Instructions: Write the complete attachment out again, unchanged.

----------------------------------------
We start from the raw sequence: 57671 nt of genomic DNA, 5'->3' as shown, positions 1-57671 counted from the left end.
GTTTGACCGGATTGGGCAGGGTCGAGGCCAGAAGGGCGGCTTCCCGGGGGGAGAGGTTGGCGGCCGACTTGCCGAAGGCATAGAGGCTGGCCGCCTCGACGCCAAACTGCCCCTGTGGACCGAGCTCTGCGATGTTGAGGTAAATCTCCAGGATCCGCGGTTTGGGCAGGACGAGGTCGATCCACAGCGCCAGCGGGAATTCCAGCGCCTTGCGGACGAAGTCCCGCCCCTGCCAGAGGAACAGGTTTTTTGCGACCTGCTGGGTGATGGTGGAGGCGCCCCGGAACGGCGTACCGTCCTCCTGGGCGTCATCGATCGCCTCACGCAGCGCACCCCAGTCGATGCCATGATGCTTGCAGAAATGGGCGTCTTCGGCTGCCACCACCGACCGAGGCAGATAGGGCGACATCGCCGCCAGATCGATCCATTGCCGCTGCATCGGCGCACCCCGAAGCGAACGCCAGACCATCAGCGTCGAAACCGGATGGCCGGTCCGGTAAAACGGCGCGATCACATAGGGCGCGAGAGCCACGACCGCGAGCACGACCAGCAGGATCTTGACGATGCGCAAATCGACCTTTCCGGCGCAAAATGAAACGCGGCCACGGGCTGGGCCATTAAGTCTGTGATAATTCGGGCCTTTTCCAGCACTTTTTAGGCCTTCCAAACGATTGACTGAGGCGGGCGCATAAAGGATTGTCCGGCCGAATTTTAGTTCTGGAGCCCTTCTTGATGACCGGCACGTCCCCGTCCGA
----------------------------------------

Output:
We start from the raw sequence: 57671 nt of genomic DNA, 5'->3' as shown, positions 1-57671 counted from the left end.
GTTTGACCGGATTGGGCAGGGTCGAGGCCAGAAGGGCGGCTTCCCGGGGGGAGAGGTTGGCGGCCGACTTGCCGAAGGCATAGAGGCTGGCCGCCTCGACGCCAAACTGCCCCTGTGGACCGAGCTCTGCGATGTTGAGGTAAATCTCCAGGATCCGCGGTTTGGGCAGGACGAGGTCGATCCACAGCGCCAGCGGGAATTCCAGCGCCTTGCGGACGAAGTCCCGCCCCTGCCAGAGGAACAGGTTTTTTGCGACCTGCTGGGTGATGGTGGAGGCGCCCCGGAACGGCGTACCGTCCTCCTGGGCGTCATCGATCGCCTCACGCAGCGCACCCCAGTCGATGCCATGATGCTTGCAGAAATGGGCGTCTTCGGCTGCCACCACCGACCGAGGCAGATAGGGCGACATCGCCGCCAGATCGATCCATTGCCGCTGCATCGGCGCACCCCGAAGCGAACGCCAGACCATCAGCGTCGAAACCGGATGGCCGGTCCGGTAAAACGGCGCGATCACATAGGGCGCGAGAGCCACGACCGCGAGCACGACCAGCAGGATCTTGACGATGCGCAAATCGACCTTTCCGGCGCAAAATGAAACGCGGCCACGGGCTGGGCCATTAAGTCTGTGATAATTCGGGCCTTTTCCAGCACTTTTTAGGCCTTCCAAACGATTGACTGAGGCGGGCGCATAAAGGATTGTCCGGCCGAATTTTAGTTCTGGAGCCCTTCTTGATGACCGGCACGTCCCCGTCCGA